Title: Betting Their Lives (Gambling addiction and its impact on families)
Word Count: about 2000 words
“Gambling is the fastest growing addiction today,” says Heiko Ganzer, Clinical and Program Director at LastWager Problem Gambling Treatment Program. Problem gamblers now cost American society approximately $5 billion annually and $40 billion in lifetime costs in increased crime, lost business productivity, and increased health care and social services costs, according to a study by the National Opinion Research Council. The costs to families with a problem gambler in their midst is even more devastating. This covers factors which are leading to ever-increasing rates of problem gambling, impacts on families, effects of increasing gambling opportunities on children, how to tell if a loved one may have a gambling problem, where to get help and how families can protect themselves financially if a loved one continues to gamble. Includes stories of real families dealing with gambling addiction.
Excerpt:Monte Carlo night at your child’s school. Lotto or Mega Millions. The office March Madness pool. Chances are you’ve participated in one of these forms of gambling recently. Gambling?! Wait a minute – isn’t gambling something much worse? Despite widespread social acceptance of these activities, “If it involves risking money on an uncertain outcome, it IS gambling,” says Heiko Ganzer, Clinical and Program Director at LastWager Problem Gambling Treatment Program.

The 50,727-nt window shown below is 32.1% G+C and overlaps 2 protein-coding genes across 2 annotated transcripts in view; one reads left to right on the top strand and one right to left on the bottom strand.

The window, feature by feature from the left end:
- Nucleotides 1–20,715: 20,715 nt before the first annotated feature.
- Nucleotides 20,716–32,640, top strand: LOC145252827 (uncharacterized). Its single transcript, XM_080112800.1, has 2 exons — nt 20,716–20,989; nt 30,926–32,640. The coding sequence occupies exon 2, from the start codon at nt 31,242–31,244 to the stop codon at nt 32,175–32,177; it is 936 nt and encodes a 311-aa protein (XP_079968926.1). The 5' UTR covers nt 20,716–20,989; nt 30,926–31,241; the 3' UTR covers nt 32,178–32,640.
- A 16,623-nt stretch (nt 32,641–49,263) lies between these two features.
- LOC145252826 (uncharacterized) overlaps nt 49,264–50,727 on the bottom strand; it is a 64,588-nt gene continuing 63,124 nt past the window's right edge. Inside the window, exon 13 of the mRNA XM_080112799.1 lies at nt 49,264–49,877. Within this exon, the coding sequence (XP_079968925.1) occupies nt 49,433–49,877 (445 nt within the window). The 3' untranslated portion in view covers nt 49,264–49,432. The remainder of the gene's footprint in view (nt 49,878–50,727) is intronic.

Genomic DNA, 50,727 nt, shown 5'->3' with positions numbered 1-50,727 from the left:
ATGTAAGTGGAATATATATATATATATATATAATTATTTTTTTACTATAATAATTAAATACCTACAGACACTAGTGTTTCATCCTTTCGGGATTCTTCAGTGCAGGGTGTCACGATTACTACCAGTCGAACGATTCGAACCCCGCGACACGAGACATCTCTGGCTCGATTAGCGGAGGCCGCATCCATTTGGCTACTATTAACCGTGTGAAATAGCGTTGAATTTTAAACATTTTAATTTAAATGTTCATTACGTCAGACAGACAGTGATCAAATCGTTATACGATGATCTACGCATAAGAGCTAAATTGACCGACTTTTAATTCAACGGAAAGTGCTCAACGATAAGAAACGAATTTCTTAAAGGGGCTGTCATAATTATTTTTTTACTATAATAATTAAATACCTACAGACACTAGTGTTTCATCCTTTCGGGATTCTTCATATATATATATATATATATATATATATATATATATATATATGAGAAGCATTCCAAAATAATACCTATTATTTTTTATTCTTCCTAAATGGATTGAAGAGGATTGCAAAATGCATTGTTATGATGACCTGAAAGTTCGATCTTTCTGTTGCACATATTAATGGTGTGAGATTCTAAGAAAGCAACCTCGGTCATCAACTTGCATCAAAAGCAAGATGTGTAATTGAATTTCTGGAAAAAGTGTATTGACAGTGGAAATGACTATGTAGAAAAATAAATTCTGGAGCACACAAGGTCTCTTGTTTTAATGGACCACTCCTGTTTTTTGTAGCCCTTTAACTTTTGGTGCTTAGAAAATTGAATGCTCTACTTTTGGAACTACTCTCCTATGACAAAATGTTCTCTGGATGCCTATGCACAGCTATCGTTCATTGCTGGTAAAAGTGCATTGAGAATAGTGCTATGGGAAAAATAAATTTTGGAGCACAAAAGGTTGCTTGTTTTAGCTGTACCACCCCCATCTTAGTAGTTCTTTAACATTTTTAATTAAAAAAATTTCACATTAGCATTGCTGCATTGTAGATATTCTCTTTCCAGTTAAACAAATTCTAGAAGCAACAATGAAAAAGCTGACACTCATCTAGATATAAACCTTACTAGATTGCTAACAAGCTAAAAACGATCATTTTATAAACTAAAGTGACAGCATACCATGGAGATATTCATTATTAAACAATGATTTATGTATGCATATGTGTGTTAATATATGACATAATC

“Gambling is the fastest growing addiction today,” says Ganzer. Researchers attribute this trend to two factors: increasing social acceptance of gambling as harmless recreation and increasing availability of gambling opportunities.
“The gambling industry has suddenly recognized that the word ‘gambling’ still has negative connotations,” says Steve Block, President, New York Council on Problem Gambling . “So they’ve started a massive re-marketing campaign to change the name of what they do to ‘gaming’ – promoting it as innocent entertainment.” For most people, an excursion to a casino or the track will be just that. But for the estimated five to eight percent of American adults with serious gambling problems and an additional fifteen million Americans potentially at risk of becoming problem gamblers, growing social acceptance of gambling exacerbates the problem.
Just ask Nancy*, mother of two. She and her (now ex-) husband started going to the racetrack regularly. “It was our entertainment,” she says. “I knew he was betting – I tried not to think about how much. He had a high stress job, so I figured he deserved some fun.” She told herself that his obviously increasing interest in betting on horses was no big deal. Family and friends said don’t worry about it. But when she discovered a huge stash of racing tickets that her husband had hidden from her, she says, “I was blown away. I couldn’t breathe. And I finally had to admit that our ‘entertainment’ had turned into a very serious problem.” . . .